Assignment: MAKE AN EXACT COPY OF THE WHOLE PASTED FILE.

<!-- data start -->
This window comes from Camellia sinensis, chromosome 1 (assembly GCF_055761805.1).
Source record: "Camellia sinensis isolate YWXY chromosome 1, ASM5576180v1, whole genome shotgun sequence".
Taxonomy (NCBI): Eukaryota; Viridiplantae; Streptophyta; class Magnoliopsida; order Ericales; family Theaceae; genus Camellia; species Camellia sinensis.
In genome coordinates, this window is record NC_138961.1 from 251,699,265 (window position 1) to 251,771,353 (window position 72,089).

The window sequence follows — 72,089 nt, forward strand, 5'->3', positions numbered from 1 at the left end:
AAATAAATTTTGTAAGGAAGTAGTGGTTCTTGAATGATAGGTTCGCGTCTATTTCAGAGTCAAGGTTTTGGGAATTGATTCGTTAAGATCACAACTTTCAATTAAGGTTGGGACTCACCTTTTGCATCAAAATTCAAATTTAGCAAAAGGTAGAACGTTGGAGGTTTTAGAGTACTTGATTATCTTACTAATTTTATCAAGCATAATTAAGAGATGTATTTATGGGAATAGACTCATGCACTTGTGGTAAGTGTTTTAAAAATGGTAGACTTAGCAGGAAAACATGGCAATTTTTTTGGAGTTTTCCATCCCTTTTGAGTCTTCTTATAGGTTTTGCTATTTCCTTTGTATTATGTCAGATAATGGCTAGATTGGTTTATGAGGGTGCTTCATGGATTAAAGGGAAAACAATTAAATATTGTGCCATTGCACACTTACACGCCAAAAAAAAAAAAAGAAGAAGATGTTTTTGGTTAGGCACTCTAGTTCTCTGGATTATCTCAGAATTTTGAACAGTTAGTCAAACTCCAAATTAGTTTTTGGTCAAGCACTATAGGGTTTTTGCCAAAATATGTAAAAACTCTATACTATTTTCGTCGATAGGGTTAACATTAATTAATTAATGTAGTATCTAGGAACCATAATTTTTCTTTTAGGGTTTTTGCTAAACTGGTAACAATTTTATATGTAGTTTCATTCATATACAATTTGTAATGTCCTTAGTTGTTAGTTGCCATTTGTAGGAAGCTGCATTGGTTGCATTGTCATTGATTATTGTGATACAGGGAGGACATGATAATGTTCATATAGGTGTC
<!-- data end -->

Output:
This window comes from Camellia sinensis, chromosome 1 (assembly GCF_055761805.1).
Source record: "Camellia sinensis isolate YWXY chromosome 1, ASM5576180v1, whole genome shotgun sequence".
Taxonomy (NCBI): Eukaryota; Viridiplantae; Streptophyta; class Magnoliopsida; order Ericales; family Theaceae; genus Camellia; species Camellia sinensis.
In genome coordinates, this window is record NC_138961.1 from 251,699,265 (window position 1) to 251,771,353 (window position 72,089).

The window sequence follows — 72,089 nt, forward strand, 5'->3', positions numbered from 1 at the left end:
AAATAAATTTTGTAAGGAAGTAGTGGTTCTTGAATGATAGGTTCGCGTCTATTTCAGAGTCAAGGTTTTGGGAATTGATTCGTTAAGATCACAACTTTCAATTAAGGTTGGGACTCACCTTTTGCATCAAAATTCAAATTTAGCAAAAGGTAGAACGTTGGAGGTTTTAGAGTACTTGATTATCTTACTAATTTTATCAAGCATAATTAAGAGATGTATTTATGGGAATAGACTCATGCACTTGTGGTAAGTGTTTTAAAAATGGTAGACTTAGCAGGAAAACATGGCAATTTTTTTGGAGTTTTCCATCCCTTTTGAGTCTTCTTATAGGTTTTGCTATTTCCTTTGTATTATGTCAGATAATGGCTAGATTGGTTTATGAGGGTGCTTCATGGATTAAAGGGAAAACAATTAAATATTGTGCCATTGCACACTTACACGCCAAAAAAAAAAAAAGAAGAAGATGTTTTTGGTTAGGCACTCTAGTTCTCTGGATTATCTCAGAATTTTGAACAGTTAGTCAAACTCCAAATTAGTTTTTGGTCAAGCACTATAGGGTTTTTGCCAAAATATGTAAAAACTCTATACTATTTTCGTCGATAGGGTTAACATTAATTAATTAATGTAGTATCTAGGAACCATAATTTTTCTTTTAGGGTTTTTGCTAAACTGGTAACAATTTTATATGTAGTTTCATTCATATACAATTTGTAATGTCCTTAGTTGTTAGTTGCCATTTGTAGGAAGCTGCATTGGTTGCATTGTCATTGATTATTGTGATACAGGGAGGACATGATAATGTTCATATAGGTGTC